It is unfortunate the last line brings home some of the baggage with the Apu character because this is such a great scene. Also worth noting, someone was smart enough to actually write a Billy and the Clonasaurus book. And it actually sounds kinda cool.'/

Hearing Skinner list monosyllabic detergents feels like an ASMR video Harry Shearer needs to make.

"I needed those, I really did."

"I dunno but I been told, the Parthenon is mighty old."
"How old?"
"We don't know."
"Well that's real good but it needs improvement."
*silence*

"Once he found out we were going to get Ned Flanders fired, he insisted on helping."
"That is true."
Again, solid weird line reads in the episode.

"Eh, he seems to know the student's names."
Hey, from experience, this is to be commended.

Other notes:
I love how Chalmers openly admits that he'd rather have a worse principal because he just doesn't like Skinner.
 

Octopus Prime

Jingle Device
(He/Him)
Teg is right to praise you, Johnny.

Also, I have an enamel pin of “I Just Think They’re Neat” written over a potato.
 

Johnny Unusual

(He/Him)
Thanks for said praise. Though still...

 

Johnny Unusual

(He/Him)
The Boy Who Knew Too Much

As a kid, I was constantly afraid of getting in trouble. I still do, really. I believe Paul F. Tompkins has a bit where he confesses that despite being a grown man, his biggest fear is being "yelled at". I relate. So as a kid, I was always trying to be a good boy. I never drank, smoked, did drugs or skipped school. I kind of regret the last one. I feel we should all get one good skip, at the very least. Its OK to break the rules now and then. But I'm the kind of guy who gets worried about being penalized for tiny infractions. My most common nightmares are me realizing I missed an entire semester of a University class and that its too late to drop out of it. Now that I'm older, I know I shouldn't care so much about the rules but it seemed like the end of the world as a kid.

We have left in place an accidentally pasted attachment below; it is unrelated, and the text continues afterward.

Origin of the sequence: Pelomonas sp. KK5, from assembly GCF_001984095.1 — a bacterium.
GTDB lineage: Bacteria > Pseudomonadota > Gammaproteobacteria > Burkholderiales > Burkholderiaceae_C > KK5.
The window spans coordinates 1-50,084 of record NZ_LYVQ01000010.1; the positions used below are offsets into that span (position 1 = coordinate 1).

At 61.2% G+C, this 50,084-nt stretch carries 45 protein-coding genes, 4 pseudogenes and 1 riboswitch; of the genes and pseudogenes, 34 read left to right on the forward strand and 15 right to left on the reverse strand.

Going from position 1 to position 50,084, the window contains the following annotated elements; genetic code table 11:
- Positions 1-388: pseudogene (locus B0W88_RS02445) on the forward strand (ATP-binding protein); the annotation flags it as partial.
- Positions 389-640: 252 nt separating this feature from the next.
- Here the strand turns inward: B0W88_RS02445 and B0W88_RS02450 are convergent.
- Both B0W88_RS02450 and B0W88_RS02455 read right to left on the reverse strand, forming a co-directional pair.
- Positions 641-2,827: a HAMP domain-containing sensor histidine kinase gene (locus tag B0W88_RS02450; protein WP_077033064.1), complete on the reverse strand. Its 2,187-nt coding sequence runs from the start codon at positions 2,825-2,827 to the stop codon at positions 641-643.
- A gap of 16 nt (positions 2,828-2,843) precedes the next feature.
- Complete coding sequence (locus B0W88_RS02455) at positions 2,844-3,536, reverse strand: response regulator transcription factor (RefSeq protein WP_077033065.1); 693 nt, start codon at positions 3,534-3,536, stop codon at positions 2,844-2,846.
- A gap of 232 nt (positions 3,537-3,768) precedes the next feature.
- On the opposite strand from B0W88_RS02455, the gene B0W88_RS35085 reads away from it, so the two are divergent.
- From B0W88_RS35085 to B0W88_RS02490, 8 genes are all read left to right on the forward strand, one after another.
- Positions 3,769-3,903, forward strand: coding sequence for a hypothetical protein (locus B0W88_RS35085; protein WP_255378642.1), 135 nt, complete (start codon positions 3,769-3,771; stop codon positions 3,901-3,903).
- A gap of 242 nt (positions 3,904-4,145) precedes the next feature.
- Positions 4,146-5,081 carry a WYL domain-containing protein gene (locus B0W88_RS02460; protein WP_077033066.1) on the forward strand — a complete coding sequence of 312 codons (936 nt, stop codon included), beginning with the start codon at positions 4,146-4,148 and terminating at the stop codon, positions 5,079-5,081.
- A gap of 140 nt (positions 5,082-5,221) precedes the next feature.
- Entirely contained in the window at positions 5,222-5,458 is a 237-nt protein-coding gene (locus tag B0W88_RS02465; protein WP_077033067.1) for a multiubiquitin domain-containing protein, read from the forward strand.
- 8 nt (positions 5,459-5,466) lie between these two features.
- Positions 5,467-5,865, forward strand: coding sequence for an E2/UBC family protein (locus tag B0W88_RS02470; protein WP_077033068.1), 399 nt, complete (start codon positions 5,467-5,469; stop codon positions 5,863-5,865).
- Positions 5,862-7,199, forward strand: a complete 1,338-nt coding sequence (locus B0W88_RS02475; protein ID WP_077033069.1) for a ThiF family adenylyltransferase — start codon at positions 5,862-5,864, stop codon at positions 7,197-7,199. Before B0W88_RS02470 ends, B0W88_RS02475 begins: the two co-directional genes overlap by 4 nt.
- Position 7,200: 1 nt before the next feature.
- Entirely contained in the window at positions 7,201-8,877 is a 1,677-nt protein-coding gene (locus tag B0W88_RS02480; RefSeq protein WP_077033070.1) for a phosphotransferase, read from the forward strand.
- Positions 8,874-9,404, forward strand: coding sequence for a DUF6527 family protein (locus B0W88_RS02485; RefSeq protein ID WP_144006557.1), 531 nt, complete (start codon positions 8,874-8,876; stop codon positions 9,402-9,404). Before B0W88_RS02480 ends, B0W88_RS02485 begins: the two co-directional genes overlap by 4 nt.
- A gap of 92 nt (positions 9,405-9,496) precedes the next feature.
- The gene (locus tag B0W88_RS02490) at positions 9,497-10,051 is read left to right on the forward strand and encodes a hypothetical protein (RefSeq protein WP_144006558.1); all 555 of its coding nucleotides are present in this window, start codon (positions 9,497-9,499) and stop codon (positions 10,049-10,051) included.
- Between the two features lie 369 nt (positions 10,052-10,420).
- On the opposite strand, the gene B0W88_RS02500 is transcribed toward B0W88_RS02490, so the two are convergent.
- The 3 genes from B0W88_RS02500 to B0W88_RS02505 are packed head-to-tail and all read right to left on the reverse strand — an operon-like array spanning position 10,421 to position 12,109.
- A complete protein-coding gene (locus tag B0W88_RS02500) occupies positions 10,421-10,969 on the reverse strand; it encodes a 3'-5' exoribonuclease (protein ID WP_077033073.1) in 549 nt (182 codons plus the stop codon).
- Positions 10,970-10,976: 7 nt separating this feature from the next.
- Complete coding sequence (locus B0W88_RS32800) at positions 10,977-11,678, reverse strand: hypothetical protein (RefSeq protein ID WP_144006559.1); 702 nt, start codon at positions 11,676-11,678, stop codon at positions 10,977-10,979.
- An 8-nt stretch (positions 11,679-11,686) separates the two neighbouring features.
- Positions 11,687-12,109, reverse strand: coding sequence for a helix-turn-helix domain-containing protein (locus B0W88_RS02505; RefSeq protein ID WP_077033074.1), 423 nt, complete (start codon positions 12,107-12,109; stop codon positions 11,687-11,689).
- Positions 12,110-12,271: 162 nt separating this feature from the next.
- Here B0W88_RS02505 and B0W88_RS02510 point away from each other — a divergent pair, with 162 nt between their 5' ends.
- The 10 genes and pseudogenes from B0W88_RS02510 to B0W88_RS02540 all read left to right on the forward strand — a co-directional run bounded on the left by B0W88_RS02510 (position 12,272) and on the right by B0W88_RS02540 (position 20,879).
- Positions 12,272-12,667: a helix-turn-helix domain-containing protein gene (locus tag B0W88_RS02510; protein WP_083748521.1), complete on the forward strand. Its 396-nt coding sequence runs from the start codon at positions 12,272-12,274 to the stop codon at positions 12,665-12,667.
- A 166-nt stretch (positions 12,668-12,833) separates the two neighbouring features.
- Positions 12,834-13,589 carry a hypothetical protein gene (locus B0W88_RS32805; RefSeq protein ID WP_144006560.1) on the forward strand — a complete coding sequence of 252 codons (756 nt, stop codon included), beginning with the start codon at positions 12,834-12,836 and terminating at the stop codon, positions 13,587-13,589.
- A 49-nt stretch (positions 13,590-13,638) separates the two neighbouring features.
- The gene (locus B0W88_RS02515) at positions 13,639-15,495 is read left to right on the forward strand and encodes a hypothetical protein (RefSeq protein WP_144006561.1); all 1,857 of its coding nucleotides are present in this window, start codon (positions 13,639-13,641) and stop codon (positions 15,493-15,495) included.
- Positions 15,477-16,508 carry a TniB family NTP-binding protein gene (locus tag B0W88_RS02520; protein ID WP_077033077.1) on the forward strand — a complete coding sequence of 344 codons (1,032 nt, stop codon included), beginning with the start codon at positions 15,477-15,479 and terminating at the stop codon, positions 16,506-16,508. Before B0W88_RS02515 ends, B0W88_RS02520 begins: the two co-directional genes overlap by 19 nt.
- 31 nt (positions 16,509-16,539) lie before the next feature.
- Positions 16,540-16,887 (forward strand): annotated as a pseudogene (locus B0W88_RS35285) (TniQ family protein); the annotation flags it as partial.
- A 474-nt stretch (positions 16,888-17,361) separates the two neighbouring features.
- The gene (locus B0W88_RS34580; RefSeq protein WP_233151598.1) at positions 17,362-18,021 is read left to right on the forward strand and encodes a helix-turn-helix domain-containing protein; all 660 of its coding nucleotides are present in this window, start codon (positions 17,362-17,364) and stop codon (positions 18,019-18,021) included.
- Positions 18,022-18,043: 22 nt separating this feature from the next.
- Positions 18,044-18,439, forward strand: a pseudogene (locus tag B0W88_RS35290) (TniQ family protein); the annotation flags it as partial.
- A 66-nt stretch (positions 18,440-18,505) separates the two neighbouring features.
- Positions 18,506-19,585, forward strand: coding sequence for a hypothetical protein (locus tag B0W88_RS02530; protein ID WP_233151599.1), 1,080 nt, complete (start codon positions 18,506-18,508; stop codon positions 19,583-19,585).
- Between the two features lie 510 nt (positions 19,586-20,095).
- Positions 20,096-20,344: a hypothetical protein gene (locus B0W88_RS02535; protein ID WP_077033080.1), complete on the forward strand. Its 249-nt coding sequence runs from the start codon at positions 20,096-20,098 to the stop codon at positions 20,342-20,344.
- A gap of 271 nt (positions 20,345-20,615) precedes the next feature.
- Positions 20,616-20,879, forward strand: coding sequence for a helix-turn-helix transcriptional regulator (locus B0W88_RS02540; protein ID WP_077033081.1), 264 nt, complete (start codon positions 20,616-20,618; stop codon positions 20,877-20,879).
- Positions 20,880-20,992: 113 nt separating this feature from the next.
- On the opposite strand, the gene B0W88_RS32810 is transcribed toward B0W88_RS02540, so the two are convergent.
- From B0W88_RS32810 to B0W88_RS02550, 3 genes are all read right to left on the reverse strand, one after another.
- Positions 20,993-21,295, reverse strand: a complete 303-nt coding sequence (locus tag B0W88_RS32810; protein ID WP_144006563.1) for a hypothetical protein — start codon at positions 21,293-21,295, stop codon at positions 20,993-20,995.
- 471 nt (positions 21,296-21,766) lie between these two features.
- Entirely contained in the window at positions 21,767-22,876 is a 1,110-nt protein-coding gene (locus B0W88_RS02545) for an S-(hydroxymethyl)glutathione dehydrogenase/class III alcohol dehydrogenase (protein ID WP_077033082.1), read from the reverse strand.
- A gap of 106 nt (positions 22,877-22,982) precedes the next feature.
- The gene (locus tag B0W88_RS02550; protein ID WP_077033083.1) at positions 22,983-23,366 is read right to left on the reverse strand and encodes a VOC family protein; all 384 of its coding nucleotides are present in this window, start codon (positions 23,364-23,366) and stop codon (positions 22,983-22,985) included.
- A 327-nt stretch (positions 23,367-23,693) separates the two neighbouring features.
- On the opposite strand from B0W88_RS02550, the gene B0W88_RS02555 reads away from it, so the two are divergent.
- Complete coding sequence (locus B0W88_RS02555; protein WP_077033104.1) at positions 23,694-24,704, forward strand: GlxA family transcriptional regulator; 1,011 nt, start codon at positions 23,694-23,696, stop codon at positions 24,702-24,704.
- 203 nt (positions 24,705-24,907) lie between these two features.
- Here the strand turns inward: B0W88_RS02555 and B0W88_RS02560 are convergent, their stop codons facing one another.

In this episode, Bart skips school after a demoralizing day at school. Principal Skinner tries to catch Bart and Bart ends up fleeting to the birthday of Freddie Quimby, Mayor Joe Quimby's obnoxious nephew. There, Bart is witness to a waiter sustaining terrible injuries. Freddie is blamed but Bart knows that Quimby is innocent. However, he doesn't want to get in trouble with Skinner and the case seems to be going well for Freddie due to classic Quimby graft. But when Quimby's antics endanger the case, Bart eventually is convinced to confess his own crime to reveal that the waiter was merely the victim of his own buffoonish incompetence.